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The World Economic Forum published the “Human-Centred AI for Human Resources: A Toolkit for Human Resources Professionals” to scale the responsible use of artificial intelligence in Human Resources (HR). The toolkit includes a guide covering key topics and steps in the responsible use of AI-based HR tools, and two checklists – one focused on strategic planning and the other on the adoption of a specific tool.

There are now 250 HR tools that use AI, according to the paper. These tools aim to manage talent in ways that are more effective, fair, and efficient.

However, the use of AI in HR raises concerns given AI’s potential for problems in areas such as data privacy and bias. The use of AI in HR also poses operational, reputational, and legal risks to organizations, especially with recent moves in several countries to regulate its use. There is therefore high interest in AI in HR but also apprehension, and organizations are looking to navigate this increasingly complex landscape.

To help organizations overcome these challenges, the World Economic Forum brought together over 50 experts in HR, data science, employment law, and ethics to create a practical toolkit for the responsible use of AI in this field.

“The use of AI in Human Resources is becoming prolific and yet it can be riddled with ethical AI problems such as bias. For this and other reasons the EU has named it a high-risk use of AI. This multi-stakeholder work helps all users to take the right decisions when using these tools,” said Kay Firth-Butterfield, Head of AI and Machine Learning at the World Economic Forum.

The toolkit contents were reviewed by over 300 HR professionals in private, public, and civil society organizations through focus groups, workshops, and in-depth pilots.

“As large companies innovate with a growing variety of technological tools related to talent and people strategy, questions abound as to how to ensure that technology is used responsibly and effectively. The Human-Centred AI for HR Toolkit is a practical guide to the responsible use of AI in HR that we hope will assist HR professionals to properly assess AI tools, improve diversity and inclusion outcomes, and support ethical AI practices for their organizations,” said Ani Huang, Senior Vice President of the HR Policy Association.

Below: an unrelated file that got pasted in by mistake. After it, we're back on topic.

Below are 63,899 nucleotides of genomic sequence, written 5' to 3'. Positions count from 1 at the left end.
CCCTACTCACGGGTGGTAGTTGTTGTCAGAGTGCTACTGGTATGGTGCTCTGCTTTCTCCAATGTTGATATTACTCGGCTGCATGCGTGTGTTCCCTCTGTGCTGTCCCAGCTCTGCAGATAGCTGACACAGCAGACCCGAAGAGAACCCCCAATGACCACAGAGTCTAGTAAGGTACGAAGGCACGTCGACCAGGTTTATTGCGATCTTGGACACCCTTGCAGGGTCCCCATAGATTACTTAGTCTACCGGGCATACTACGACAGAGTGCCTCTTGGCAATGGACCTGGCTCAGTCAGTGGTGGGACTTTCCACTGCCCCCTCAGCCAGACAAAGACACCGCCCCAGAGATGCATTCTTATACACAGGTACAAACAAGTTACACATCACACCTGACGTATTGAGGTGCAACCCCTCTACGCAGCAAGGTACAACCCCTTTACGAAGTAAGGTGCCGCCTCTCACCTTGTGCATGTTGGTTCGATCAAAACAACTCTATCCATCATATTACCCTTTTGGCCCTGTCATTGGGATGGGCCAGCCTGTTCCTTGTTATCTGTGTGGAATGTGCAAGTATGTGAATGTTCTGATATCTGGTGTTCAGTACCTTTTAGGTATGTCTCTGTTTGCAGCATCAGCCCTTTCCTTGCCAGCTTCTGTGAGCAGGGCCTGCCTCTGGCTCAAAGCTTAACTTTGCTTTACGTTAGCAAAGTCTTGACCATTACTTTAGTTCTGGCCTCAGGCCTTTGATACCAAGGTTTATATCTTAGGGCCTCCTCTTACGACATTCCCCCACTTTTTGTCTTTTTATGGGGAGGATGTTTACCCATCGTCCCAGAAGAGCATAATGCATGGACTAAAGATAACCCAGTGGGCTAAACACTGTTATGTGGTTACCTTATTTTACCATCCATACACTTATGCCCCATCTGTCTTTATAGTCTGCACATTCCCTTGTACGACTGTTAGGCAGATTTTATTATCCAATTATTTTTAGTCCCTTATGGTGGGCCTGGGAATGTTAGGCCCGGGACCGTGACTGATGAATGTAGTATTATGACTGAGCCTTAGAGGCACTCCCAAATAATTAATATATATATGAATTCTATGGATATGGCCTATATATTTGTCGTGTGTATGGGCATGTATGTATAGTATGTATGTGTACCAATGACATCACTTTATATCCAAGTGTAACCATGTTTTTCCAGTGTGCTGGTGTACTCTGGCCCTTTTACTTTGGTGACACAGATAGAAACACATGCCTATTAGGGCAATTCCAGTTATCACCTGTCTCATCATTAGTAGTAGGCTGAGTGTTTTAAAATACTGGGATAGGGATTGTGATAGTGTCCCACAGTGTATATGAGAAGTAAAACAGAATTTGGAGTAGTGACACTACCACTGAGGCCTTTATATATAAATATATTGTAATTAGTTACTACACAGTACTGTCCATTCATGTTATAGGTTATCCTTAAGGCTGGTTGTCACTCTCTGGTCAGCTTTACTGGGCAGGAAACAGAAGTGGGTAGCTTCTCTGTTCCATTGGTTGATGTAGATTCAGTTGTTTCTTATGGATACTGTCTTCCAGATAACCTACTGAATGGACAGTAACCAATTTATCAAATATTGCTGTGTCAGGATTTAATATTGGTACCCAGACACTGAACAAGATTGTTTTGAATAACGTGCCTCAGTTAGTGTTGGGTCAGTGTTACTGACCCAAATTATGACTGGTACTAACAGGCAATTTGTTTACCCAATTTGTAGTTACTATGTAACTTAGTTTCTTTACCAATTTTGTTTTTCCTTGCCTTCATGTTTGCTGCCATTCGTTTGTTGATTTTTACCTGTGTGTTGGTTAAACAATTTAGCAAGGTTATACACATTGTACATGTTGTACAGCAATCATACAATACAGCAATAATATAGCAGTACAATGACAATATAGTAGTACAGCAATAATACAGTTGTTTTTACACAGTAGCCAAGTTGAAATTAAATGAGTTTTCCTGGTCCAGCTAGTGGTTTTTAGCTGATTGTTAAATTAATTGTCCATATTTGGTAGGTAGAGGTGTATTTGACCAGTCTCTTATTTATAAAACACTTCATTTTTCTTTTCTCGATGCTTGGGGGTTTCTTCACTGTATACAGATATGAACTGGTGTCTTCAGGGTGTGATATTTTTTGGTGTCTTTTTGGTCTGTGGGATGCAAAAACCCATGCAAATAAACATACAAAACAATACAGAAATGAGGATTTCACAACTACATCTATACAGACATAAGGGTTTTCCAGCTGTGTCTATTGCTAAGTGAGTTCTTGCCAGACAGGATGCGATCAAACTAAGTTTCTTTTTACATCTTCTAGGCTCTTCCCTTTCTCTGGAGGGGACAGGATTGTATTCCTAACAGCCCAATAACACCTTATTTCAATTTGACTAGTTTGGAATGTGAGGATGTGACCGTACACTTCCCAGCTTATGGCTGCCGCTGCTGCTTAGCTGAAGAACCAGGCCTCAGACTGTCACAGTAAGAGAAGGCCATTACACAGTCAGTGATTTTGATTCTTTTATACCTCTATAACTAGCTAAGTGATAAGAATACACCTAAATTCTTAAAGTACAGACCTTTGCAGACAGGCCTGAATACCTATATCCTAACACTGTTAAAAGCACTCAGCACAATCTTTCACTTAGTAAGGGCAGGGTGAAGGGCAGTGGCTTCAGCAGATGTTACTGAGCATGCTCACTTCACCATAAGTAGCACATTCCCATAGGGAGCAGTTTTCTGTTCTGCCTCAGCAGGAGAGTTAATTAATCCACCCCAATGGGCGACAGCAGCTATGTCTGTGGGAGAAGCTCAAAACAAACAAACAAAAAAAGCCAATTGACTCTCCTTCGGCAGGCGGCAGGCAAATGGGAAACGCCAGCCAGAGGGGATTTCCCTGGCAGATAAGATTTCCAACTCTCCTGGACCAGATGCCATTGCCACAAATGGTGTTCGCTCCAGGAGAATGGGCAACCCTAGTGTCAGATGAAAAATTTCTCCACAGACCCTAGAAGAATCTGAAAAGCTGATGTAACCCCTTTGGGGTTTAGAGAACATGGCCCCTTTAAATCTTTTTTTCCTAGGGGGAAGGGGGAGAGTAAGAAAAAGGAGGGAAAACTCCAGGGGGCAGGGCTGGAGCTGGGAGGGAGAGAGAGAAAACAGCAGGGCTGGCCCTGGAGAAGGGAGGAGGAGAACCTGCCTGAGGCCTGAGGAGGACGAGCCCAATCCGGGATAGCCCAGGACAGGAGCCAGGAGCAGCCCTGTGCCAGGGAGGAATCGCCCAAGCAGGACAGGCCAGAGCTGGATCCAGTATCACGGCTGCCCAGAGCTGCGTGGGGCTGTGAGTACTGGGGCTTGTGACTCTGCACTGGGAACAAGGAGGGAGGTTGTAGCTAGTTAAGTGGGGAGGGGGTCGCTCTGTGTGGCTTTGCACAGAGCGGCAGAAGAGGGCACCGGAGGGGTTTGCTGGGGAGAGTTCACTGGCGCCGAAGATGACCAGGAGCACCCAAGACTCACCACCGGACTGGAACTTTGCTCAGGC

“As the workplace continues to evolve, HR professionals must embrace technologies, like AI, to better understand employee and business challenges and recommend evidence-based solutions. This toolkit will be helpful for HR professionals in making better informed decisions when using AI in Human Resources,” said Alexander Alonso, Chief Knowledge Officer for the Society for Human Resource Management.

Özgür Burak Akkol, Chairman of the Board at the Turkish Employers’ Association of Metal Industries (MESS) said “artificial intelligence can provide the best outcome once it’s designed in a human-centered approach. The research that we initiated in Turkey showed that the HR department is not yet equipped with the required capabilities to manage the future of the workforce and cultivate the culture for the 4th Industrial Revolution. Two workshops and pilots that reached more than 250 companies HR heads proves that the designed toolkit is very effective in providing the key considerations for the use of AI for HR and support the cultural transformation for the 4th Industrial Revolution.”

The accompanying white paper published along with the toolkit highlights the lessons learned from the project and piloting experiences, and discusses new issues that are on the horizon for AI in HR.

This project was led by World Economic Forum Fellow Professor Matissa Hollister from McGill University, in collaboration with Fellows from Baker McKenzie and New America, and the Centre for the Fourth Industrial Revolution Turkey, an affiliate centre of the World Economic Forum established by the Turkish Employers’ Association of Metal Industries (MESS) and the Republic of Turkey Ministry of Industry and Technology.

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